Walenga’s C Sixty ‘cons’ Namdia

21 July 2017 Author   NYASHA NYAUNGWA and CHAMWE KAIRA
Controversy continues to stalk newly established diamond marketing and sales company, Namib Desert Diamond (Namdia), after reports surfaced that the John Walenga co-owned C Sixty Investments has been sending invoices to the State-owned company for work not done.
The Windhoek Observer is in possession of minutes of a Namdia board meeting of 27 March, in which board Chairperson, Shakespeare Masiza, informed Mines and Energy Minister, Obeth Kandjoze that the diamond company’s working relationship with C Sixty Investments has been challenging.
Masiza said at the meeting that C Sixty Investments, which was controversially appointed as the valuer of Namdia diamonds by the energy ministry without the company’s board input and knowledge, has been sending them invoices of work that was not performed.
Although it was not immediately clear how much C Sixty has been paid to date for valuating Namdia diamonds, Kandjoze was told that the diamond marketing company had on numerous occasions unsuccessfully requested a meeting with C Sixty Investments’ Chairperson (Walenga) to clarify the invoices and to reach an agreement on the way forward.
Kandjoze confirmed to the Windhoek Observer that he was aware of the disputed invoices from C Sixty Investments.
“Sufficient time has now been invested in listening to both parties. The Ministry of Mines and Energy is tackling this matter head-on,” the minister said. 
In addition to the disputed invoices, the Namdia board is also not happy with the Service Level Agreement with C Sixty Investments that was signed by Kandjoze’s Permanent Secretary, Simeon Negumbo, on behalf of the diamond company.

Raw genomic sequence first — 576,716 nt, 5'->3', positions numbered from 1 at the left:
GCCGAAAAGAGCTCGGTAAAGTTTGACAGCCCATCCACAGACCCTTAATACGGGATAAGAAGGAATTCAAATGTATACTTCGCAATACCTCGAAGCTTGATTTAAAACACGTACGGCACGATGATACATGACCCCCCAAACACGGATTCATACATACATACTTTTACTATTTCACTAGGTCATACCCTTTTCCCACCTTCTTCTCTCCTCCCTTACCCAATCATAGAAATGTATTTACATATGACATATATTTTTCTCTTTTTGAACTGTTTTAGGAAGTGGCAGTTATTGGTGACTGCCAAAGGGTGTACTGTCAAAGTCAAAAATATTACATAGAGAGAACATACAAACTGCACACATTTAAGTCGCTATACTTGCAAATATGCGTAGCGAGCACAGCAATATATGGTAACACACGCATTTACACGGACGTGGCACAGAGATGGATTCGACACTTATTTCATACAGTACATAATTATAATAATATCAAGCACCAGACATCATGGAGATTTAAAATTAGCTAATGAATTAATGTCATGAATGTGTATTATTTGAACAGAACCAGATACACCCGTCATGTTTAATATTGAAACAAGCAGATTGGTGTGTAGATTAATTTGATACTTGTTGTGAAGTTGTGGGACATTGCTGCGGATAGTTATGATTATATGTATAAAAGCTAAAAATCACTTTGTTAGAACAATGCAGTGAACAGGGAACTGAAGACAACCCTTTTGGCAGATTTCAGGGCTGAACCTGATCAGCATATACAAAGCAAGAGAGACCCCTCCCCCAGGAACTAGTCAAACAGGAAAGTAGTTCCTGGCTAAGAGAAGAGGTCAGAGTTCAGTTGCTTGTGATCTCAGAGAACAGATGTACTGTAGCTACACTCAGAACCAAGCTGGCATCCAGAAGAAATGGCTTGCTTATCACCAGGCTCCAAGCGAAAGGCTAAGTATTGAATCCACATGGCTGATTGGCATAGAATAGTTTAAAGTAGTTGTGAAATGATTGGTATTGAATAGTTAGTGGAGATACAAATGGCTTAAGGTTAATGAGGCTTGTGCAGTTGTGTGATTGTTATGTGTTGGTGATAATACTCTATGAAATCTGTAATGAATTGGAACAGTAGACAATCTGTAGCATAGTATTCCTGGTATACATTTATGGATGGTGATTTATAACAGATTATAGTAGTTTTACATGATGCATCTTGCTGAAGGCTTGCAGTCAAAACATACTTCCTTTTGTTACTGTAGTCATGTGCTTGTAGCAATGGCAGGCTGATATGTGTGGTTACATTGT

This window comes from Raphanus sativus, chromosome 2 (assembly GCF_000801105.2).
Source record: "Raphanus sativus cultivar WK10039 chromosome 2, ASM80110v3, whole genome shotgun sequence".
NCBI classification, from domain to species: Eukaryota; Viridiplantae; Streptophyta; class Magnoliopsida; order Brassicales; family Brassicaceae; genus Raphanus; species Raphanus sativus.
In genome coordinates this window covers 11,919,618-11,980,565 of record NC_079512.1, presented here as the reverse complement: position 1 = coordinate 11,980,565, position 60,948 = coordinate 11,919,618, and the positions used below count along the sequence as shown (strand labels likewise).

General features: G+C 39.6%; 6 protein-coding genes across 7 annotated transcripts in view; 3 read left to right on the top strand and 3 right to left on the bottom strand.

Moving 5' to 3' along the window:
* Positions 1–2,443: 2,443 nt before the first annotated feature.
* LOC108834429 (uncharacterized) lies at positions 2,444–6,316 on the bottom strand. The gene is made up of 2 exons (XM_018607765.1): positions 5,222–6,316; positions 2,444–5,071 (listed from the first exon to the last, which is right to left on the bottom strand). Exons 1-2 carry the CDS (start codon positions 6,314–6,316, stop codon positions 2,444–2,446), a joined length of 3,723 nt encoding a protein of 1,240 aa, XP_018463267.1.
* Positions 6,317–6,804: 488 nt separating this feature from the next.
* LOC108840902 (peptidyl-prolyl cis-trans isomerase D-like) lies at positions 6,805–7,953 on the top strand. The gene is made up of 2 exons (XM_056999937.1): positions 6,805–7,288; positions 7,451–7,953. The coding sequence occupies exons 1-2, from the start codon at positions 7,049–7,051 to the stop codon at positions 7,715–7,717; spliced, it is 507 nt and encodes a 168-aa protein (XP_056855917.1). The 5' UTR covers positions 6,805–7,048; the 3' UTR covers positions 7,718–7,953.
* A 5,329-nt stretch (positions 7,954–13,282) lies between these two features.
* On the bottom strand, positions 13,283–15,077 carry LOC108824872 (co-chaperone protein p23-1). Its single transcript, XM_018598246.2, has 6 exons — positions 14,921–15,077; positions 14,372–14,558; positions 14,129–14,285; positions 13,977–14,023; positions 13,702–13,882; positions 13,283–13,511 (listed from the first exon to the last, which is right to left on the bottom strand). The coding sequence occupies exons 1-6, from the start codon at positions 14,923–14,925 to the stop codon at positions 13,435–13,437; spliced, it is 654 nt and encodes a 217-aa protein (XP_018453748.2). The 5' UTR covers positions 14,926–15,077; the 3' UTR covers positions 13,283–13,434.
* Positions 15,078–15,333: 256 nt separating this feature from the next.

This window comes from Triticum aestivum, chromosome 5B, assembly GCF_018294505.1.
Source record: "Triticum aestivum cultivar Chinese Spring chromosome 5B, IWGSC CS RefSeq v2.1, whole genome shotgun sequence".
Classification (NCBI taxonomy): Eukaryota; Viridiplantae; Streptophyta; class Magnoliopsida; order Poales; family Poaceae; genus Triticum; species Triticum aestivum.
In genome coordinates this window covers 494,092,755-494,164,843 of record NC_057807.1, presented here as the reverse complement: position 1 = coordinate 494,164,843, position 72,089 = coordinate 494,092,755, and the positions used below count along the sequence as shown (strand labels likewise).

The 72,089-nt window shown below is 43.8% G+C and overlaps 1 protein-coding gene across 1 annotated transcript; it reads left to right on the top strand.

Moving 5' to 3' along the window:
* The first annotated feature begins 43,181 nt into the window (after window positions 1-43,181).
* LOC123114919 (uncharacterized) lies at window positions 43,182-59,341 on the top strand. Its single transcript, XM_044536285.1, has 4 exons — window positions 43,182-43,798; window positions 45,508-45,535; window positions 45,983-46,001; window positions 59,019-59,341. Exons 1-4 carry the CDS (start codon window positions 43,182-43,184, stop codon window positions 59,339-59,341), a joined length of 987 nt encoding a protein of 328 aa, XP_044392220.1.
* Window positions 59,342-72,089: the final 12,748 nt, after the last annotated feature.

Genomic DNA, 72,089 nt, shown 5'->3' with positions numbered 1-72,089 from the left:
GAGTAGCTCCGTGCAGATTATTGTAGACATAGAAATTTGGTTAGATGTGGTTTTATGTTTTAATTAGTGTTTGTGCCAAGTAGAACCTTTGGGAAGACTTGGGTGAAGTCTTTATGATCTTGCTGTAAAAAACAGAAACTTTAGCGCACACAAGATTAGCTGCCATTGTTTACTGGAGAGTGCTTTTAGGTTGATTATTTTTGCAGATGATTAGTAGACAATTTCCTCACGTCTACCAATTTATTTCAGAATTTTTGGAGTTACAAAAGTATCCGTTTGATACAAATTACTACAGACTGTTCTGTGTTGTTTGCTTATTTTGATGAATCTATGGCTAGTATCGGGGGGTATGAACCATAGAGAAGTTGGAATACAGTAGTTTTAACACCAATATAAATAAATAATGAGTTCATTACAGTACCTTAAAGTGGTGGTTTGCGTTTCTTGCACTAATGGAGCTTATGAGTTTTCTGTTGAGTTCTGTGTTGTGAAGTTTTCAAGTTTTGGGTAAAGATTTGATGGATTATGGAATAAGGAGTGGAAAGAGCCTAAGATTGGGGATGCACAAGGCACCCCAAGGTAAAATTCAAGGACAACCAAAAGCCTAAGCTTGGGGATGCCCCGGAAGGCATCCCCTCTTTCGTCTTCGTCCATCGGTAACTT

Namdia Director Bonny Konjore told the 27 March board meeting that he had reservations regarding the 1 percent of total sales payable to C Sixty after every sale.
He argued that this payment is not sustainable, given that C Sixty is also paid for every carat it evaluates.
C Sixty Investments charges an additional fee for valuating diamonds above two carats. Diamonds with carats in the range of 2 to 4.99 are charged at US$50 (N$649) per carat, while those in the 5 to 6,99 carat range are charged at US$60 (N$779) per carat.
Diamonds with carats between 7 to 9,99 attract a US$75 (N$974) charge per carat and those between 10 to 25 carats are charged at US$100 (N$1,298) per carat.
The Namdia board sought a legal opinion in April this year regarding its liability to honour the Service Level Agreement signed between C Sixty and the Ministry of Mines and Energy in October 2016.
According to an expert opinion by Theo Frank, there is no basis on which Namdia can be held liable for the fees due to C Sixty Investments, as stipulated in the contract. He added that any objection against the appointment of C Sixty Investments should be taken up for judicial review.
Another legal opinion provided by the Office of the Attorney General in November last year suggested that C Sixty Investments should be paid for their valuation services rendered to Namdia from the Diamond Valuation Fund.